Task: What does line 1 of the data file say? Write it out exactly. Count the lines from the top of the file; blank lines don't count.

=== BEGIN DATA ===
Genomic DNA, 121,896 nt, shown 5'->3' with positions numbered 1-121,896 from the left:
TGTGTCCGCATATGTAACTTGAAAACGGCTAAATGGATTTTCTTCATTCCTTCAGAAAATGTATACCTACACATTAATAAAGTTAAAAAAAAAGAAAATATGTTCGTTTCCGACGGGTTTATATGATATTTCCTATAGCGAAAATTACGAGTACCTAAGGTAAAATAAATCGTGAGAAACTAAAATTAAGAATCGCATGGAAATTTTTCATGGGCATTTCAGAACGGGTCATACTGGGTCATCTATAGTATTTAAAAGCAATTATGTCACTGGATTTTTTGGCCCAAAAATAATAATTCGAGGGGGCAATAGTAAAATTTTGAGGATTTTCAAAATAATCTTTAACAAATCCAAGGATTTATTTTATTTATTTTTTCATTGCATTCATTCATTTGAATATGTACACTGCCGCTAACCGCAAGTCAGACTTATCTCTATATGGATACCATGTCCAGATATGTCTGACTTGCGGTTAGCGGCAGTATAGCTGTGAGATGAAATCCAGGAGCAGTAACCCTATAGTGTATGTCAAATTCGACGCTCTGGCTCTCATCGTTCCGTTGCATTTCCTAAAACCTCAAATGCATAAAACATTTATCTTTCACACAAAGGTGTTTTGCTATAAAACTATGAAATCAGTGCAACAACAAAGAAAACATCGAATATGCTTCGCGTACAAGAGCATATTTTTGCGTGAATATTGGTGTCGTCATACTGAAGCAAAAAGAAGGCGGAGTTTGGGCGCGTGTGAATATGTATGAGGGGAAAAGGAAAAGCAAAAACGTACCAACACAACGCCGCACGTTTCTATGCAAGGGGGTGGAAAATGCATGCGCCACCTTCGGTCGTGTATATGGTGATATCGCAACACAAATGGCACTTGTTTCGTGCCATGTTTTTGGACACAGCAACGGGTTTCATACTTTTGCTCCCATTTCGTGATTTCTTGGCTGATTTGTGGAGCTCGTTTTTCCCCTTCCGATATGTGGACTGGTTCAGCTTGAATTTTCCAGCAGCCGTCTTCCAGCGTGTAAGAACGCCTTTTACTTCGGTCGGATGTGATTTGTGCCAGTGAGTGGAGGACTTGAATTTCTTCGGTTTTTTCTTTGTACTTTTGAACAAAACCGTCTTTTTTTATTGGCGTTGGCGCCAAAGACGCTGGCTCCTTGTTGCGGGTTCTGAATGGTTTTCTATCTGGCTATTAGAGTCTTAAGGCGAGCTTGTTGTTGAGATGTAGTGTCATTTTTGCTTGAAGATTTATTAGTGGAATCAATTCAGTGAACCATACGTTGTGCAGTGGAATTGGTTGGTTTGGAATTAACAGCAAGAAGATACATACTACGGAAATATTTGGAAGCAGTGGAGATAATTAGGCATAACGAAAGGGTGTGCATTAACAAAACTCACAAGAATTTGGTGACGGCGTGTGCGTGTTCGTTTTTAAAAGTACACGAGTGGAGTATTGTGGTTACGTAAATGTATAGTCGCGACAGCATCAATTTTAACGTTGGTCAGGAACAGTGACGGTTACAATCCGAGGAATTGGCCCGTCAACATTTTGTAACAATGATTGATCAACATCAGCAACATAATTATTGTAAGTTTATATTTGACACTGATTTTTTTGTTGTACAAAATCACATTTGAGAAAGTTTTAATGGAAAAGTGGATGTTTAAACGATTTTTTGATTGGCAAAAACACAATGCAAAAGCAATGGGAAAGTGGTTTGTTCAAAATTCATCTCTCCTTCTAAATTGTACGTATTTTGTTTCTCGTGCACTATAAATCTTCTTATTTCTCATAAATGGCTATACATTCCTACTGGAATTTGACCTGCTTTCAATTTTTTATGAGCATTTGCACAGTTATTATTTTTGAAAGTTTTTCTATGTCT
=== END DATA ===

Genomic DNA, 121,896 nt, shown 5'->3' with positions numbered 1-121,896 from the left: